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Franklin Knight Lane
This eBook from the Gutenberg Project consists of approximately 419 pages of information about Letters of Franklin K. Lane.

But this is not a bit of geologic prophecy nor a Chapter I. to a love story, that I am writing.  This is a bread-and-butter letter.  I have been your guest and I am telling you that I have enjoyed myself.  But you, of course, wish something more than the bald statement that I like your place and that your bread was good and your butter sweet.  Yes, you deserve more, for this place is an expression of yourself.  No one can be here and not see you at every turn, even though you may be right now in Paris “making the way straight.”  You have put your love of beauty, your restrained love for color, and your exceptional sense of balance into the whole establishment.  It is a man’s house—­things are made for use; the chairs will stand weight; the couches are not fluff; one can lean with safety on the tables.  But everywhere the eye is satisfied.  My bed is beautiful, French I fancy, yet it is comfort itself.  The lamp beside my bed is a dull bit of bronze which does not poke itself into your sleepy eye, yet you know that it fits the need, not only for light but for satisfaction to the eyes after the light comes.  And the bath tub—­may I speak of a bath tub in a bread-and-butter letter?—­the bath tub is not too long—­do you ever suffer from the long, long stretch into the cold water at your back and the imperfect support to the head which imperils your entire submergence?—­your bath tub is not too long, and I grab it on both sides to get out.  And as I dry myself I look down into that garden of precise, trimmed and varied green upon which the rambler roses smile.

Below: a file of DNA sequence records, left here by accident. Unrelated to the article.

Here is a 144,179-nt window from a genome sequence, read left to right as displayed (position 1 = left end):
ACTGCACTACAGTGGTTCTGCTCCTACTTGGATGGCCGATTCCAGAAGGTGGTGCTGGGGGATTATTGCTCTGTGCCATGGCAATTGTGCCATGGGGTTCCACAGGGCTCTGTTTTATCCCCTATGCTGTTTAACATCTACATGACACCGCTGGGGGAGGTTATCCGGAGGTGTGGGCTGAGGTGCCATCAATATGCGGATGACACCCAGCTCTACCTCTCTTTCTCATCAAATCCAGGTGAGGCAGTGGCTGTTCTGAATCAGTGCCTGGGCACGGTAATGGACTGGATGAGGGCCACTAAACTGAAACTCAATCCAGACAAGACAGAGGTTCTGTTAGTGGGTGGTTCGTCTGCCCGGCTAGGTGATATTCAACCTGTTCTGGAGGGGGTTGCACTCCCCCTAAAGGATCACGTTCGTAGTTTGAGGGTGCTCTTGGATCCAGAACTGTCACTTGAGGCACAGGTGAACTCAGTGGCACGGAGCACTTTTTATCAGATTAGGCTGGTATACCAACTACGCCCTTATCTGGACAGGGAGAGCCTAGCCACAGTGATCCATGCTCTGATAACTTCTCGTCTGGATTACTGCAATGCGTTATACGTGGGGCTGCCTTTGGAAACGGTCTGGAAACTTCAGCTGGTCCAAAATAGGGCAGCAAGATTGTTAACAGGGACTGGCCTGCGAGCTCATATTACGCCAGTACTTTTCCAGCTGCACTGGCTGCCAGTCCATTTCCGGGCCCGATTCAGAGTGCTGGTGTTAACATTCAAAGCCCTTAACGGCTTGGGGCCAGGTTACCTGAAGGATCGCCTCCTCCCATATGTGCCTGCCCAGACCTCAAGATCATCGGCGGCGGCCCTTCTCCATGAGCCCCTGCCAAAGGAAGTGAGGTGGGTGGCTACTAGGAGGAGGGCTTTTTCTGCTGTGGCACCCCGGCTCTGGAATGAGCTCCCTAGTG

It is well to have had money.  No Bolshevism comes out of such a place as this.  It makes no challenge to the envy of the submerged tenth.  It has not ostentation.  It gives off no glare, and it is all used.  For men who can put money to such use, who do not over-indulge their own love for things of beauty, nor build for luxurious living, but mould a bit of seashore, some trees and a rambling house into an expression of their own dignified and balanced natures, for such men I am quite sure there is or will be, no social peril from the Red.

And may I close with a word, an inadequate and most feeble word, as to the Lady of the House who so perfectly complements the beauty and the refinement of her setting.  She would make livable and lovable a shack, and she would draw to it those who think high thoughts.  She has an aura of sympathy and companionability which makes her one with the healing earth and the warming, encompassing sunshine; May you and she give many more sojourners as much of the right stimulus as you have given yours affectionately,

FRANKLIN K. LANE

TO ROLAND COTTON SMITH

New York, July 9, [1920]

My dear padre,—­Oh, that I could reply to you in kind, but alas and alack! the gift divine has been denied me.  My Nancy comes to me tomorrow—­Praise be to Allah! and I shall duly, and in appropriate and prideful language, I trust, present her with your mellifluous lines.

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